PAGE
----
The past two weeks, we went on a vacation to London. Here’s some crappy selfies I took, and my thoughts about the places and venues where these crappy selfies were taken.
|Natural History Museum||SelectShow>|
The Natural History Museum
I hadn’t been there before, but it is one of those museums where you can spend the whole day — and we did. (There will be more of those…)
Of course, there is the large array of stuffed and prepared animals, and there is a very large dinosaur exhibit. That’s all very interesting to see, but we spent most time in the geological side of things. Exhibits about volcanoes and earthquakes (including an earthquake simulator that emulated the large Kobe earthquake of 1995) and many beautiful minerals and gemstones.
At the end of the day, we also saw the Albert Memorial, just across from the Royal Albert Hall.
|Victoria & Albert Museum||SelectShow>|
Victoria & Albert Museum
Dedicated to human creativity in all its aspects, it has a large collection of crafts & arts artefacts from all over the world and from all time periods. We had visited this before, but this time we went to see different things. There was also a very interesting exhibition about plywood and it’s applications in building and furniture, which was free to access.
Unfortunately, it was so busy that we could not find a place to sit to eat lunch at the V&A, so we went out for lunch and came back afterwards.
|Greenwich, Fan Museum & Tower Bridge||SelectShow>|
Greenwich, Fan Museum & Tower Bridge
We went to Greenwich on Sunday. It was a beautiful day, and at the square where Cutty Sark is displayed, there were lots of people enjoying the weather. We also visited Greenwich Market, and had a ‘ramen burger’ (a hamburger with patties of fried noodles instead of buns) at the food stalls there before going on to the Fan Museum. That was a tip from our friend Gert, and it was a delightful little museum. The orangery was open too, but we were still too full of the burger to go for the full afternoon tea, so we just had a cup of tea/coffee.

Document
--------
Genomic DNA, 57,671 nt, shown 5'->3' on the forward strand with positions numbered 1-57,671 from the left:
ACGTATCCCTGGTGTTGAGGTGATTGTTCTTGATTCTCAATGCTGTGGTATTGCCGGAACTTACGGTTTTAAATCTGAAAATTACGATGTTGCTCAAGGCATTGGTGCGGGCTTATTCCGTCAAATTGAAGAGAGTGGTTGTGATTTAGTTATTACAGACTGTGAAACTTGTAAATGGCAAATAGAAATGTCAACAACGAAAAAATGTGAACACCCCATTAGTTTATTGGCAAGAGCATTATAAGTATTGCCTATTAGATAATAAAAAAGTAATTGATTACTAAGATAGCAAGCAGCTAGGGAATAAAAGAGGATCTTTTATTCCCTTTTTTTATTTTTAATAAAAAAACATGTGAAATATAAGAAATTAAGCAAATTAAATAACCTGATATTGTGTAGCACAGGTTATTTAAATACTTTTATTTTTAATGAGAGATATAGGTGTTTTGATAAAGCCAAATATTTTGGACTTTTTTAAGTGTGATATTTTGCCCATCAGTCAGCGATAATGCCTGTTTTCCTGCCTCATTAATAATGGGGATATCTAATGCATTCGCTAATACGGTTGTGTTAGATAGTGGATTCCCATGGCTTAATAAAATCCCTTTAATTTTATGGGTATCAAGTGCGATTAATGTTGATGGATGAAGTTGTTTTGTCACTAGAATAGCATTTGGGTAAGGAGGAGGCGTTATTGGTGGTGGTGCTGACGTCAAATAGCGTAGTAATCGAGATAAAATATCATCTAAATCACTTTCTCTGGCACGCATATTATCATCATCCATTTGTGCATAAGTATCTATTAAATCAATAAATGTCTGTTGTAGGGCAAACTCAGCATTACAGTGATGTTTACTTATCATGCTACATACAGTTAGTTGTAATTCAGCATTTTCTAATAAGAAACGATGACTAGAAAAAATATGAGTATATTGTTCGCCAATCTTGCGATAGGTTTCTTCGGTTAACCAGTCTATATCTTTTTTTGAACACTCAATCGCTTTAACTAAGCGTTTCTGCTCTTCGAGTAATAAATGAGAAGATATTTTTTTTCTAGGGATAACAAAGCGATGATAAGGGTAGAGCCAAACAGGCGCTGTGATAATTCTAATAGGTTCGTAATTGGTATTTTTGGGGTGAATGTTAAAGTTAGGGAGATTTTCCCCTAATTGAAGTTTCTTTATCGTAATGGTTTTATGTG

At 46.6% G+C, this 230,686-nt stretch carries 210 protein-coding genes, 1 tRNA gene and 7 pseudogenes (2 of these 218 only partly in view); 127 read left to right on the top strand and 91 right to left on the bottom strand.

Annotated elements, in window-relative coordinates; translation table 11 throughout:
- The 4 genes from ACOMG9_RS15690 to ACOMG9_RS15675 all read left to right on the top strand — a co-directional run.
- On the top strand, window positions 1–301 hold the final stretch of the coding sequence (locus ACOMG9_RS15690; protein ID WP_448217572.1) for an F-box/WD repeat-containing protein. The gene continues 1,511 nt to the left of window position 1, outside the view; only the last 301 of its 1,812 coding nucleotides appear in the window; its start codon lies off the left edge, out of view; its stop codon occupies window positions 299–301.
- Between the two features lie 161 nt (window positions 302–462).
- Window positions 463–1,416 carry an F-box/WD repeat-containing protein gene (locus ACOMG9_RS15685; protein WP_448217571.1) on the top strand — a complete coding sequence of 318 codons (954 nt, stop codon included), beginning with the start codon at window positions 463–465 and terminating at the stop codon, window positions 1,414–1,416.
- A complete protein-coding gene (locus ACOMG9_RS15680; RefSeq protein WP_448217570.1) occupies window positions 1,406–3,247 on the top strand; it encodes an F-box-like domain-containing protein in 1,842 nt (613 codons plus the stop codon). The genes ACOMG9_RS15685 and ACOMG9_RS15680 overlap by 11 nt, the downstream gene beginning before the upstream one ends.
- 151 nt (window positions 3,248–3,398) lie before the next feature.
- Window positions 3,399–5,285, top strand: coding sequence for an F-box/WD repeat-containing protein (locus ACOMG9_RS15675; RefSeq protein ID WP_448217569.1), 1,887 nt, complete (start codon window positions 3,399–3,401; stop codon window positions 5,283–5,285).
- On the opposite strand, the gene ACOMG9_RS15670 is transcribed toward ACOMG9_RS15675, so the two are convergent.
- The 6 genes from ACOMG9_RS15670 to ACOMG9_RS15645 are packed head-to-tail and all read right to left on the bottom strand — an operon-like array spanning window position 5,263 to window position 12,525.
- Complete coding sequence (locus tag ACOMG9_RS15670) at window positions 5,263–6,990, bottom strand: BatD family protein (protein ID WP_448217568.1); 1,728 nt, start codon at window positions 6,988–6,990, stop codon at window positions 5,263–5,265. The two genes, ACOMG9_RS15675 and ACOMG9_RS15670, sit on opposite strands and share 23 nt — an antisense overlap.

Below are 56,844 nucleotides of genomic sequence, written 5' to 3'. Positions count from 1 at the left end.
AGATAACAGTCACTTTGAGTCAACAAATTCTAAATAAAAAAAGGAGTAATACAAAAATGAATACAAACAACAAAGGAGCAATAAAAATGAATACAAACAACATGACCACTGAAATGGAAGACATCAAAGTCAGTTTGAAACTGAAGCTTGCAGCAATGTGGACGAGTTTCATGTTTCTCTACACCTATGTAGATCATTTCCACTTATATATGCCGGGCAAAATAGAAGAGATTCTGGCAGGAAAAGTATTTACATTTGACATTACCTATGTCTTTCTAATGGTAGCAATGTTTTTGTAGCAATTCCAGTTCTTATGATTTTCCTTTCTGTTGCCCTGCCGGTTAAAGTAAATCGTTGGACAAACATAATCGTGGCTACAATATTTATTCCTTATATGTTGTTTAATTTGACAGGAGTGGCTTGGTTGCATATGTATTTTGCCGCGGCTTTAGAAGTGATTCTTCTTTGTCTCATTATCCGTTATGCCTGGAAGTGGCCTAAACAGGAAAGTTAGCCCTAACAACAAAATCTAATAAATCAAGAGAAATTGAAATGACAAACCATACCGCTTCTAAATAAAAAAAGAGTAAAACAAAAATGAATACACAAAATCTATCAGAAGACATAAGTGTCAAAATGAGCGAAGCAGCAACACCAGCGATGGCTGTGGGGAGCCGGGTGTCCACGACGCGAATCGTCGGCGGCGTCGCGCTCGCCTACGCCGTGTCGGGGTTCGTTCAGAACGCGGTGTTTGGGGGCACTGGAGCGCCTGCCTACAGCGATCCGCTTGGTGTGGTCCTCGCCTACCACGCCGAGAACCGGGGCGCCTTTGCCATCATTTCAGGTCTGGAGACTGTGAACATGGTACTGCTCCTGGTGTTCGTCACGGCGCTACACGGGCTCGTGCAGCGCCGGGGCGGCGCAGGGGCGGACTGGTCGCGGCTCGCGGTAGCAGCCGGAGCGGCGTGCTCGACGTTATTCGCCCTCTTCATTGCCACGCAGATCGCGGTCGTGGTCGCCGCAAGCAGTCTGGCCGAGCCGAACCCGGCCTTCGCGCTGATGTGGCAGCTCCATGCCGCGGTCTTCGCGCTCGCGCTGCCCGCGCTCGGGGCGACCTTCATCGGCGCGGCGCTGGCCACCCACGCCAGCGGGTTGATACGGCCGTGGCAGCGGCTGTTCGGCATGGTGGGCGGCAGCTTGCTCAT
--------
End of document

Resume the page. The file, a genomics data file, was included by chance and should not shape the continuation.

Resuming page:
Then we took the DLR back to Tower Hill again, and walker around the Tower. We also saw the Tower Bridge go open to let a sailing ship pass.
Every year, over the summer, the State Rooms in Buckingham Palace are open to the public. We bought tickets for the 13:00 entrance (entering is timed, but you can make your way through the State Rooms at your own pace). We went to Westminster to see the tower housing Big Ben and the Westminster Palace (through the fences), walked by Westminster Abbey (closed because of worship) and watched one of the horses of the Horse Guards make a nuisance of itself. We made our way along the Mall to the Victoria Monument in front of the palace, and then made our way in.
It’s very interesting to see these rooms, and there are some architectural tricks that I quite liked. It’s not at the level of opulence that some of the palaces in Bavaria have, but what makes it special is that these rooms are, in fact, still in use for their intended purpose.
We ended with a cup of tea and a cake in the Garden Cafe. From paper plates, because the queen doesn’t like washing up.
We visited the British Museum, with its very interesting exhibits. We checked out the Japan section (for obvious reasons), but also went to see some of the Egyptian and early medieval sections, as well as the clock sections and some other things we saw along the way. In the end, we were sent away because it was closing time…!
From booking.com, we got a mysterious QR code that would, supposedly, get us EUR 100 to spend on various London attractions, amongst which was the London Eye. So we thought we’d just try it out, and it worked! So we got two fast-lane tickets for free! That made it worthwhile, because the London Eye is nice, but it’s not the 30 pounds for a fast lane ticket nice. It doesn’t go that high, and while the view is nice, it’s not high up enough to see all the major landmarks. And it’s a total tourist trap: when you enter, you have to pose in front of a green screen, and of course you can get that photo when you leave, for the mere sum of 20 pounds…
If you’re on a budget, then the 10th floor of the Tate Modern is just as good (better view of St. Paul’s even) and free!
The Tate Modern has a lot of modern art, and some of the collections are free to view. The building itself is pretty cool as well: it’s an old power station, so there’s fuel tanks and all sorts of oddly shaped large open spaces. The tenth floor has an all-around viewing platform. The restaurant on the ninth floor is a rather fancy sit-down affair, which we only found out after we were seated. The food was nice though, but if you’re only in for a sandwich, you’re better off at the ground floor restaurant.
we’ve had a lovely time, but we were happy to be back home (and get the kitties back home too)!
(Also, this is the first post to have images included, so I’m wondering how that will crosspost to LJ. It’ll probably work out fine, because the full URL is in the image tags.)